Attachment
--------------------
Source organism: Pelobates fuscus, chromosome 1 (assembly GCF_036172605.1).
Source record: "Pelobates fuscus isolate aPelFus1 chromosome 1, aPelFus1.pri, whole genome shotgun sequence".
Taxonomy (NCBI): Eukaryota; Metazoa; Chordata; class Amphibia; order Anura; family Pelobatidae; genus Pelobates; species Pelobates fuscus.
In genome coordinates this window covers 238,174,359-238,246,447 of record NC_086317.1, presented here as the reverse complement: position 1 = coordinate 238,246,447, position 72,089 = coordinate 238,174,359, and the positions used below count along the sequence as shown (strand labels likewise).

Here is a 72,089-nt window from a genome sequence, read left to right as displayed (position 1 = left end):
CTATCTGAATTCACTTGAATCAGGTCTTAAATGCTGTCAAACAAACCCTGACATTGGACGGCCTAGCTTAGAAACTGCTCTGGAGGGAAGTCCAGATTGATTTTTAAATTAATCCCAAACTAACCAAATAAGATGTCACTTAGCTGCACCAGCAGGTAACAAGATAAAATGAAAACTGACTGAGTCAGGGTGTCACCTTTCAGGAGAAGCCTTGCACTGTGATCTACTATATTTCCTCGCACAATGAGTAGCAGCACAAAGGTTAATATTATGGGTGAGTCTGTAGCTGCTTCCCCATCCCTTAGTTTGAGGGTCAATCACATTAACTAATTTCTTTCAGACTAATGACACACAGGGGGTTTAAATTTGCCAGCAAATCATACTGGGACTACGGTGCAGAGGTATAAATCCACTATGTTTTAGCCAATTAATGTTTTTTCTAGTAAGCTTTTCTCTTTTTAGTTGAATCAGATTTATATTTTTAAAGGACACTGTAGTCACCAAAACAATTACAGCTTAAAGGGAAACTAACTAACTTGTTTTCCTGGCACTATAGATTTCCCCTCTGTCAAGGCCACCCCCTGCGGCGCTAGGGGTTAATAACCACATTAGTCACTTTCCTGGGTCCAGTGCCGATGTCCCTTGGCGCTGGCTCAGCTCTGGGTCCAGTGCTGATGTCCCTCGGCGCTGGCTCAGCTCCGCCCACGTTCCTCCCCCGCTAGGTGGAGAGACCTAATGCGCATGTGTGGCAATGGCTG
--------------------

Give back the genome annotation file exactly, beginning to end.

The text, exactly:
Source organism: Pelobates fuscus, chromosome 1 (assembly GCF_036172605.1).
Source record: "Pelobates fuscus isolate aPelFus1 chromosome 1, aPelFus1.pri, whole genome shotgun sequence".
Taxonomy (NCBI): Eukaryota; Metazoa; Chordata; class Amphibia; order Anura; family Pelobatidae; genus Pelobates; species Pelobates fuscus.
In genome coordinates this window covers 238,174,359-238,246,447 of record NC_086317.1, presented here as the reverse complement: position 1 = coordinate 238,246,447, position 72,089 = coordinate 238,174,359, and the positions used below count along the sequence as shown (strand labels likewise).

Here is a 72,089-nt window from a genome sequence, read left to right as displayed (position 1 = left end):
CTATCTGAATTCACTTGAATCAGGTCTTAAATGCTGTCAAACAAACCCTGACATTGGACGGCCTAGCTTAGAAACTGCTCTGGAGGGAAGTCCAGATTGATTTTTAAATTAATCCCAAACTAACCAAATAAGATGTCACTTAGCTGCACCAGCAGGTAACAAGATAAAATGAAAACTGACTGAGTCAGGGTGTCACCTTTCAGGAGAAGCCTTGCACTGTGATCTACTATATTTCCTCGCACAATGAGTAGCAGCACAAAGGTTAATATTATGGGTGAGTCTGTAGCTGCTTCCCCATCCCTTAGTTTGAGGGTCAATCACATTAACTAATTTCTTTCAGACTAATGACACACAGGGGGTTTAAATTTGCCAGCAAATCATACTGGGACTACGGTGCAGAGGTATAAATCCACTATGTTTTAGCCAATTAATGTTTTTTCTAGTAAGCTTTTCTCTTTTTAGTTGAATCAGATTTATATTTTTAAAGGACACTGTAGTCACCAAAACAATTACAGCTTAAAGGGAAACTAACTAACTTGTTTTCCTGGCACTATAGATTTCCCCTCTGTCAAGGCCACCCCCTGCGGCGCTAGGGGTTAATAACCACATTAGTCACTTTCCTGGGTCCAGTGCCGATGTCCCTTGGCGCTGGCTCAGCTCTGGGTCCAGTGCTGATGTCCCTCGGCGCTGGCTCAGCTCCGCCCACGTTCCTCCCCCGCTAGGTGGAGAGACCTAATGCGCATGTGTGGCAATGGCTG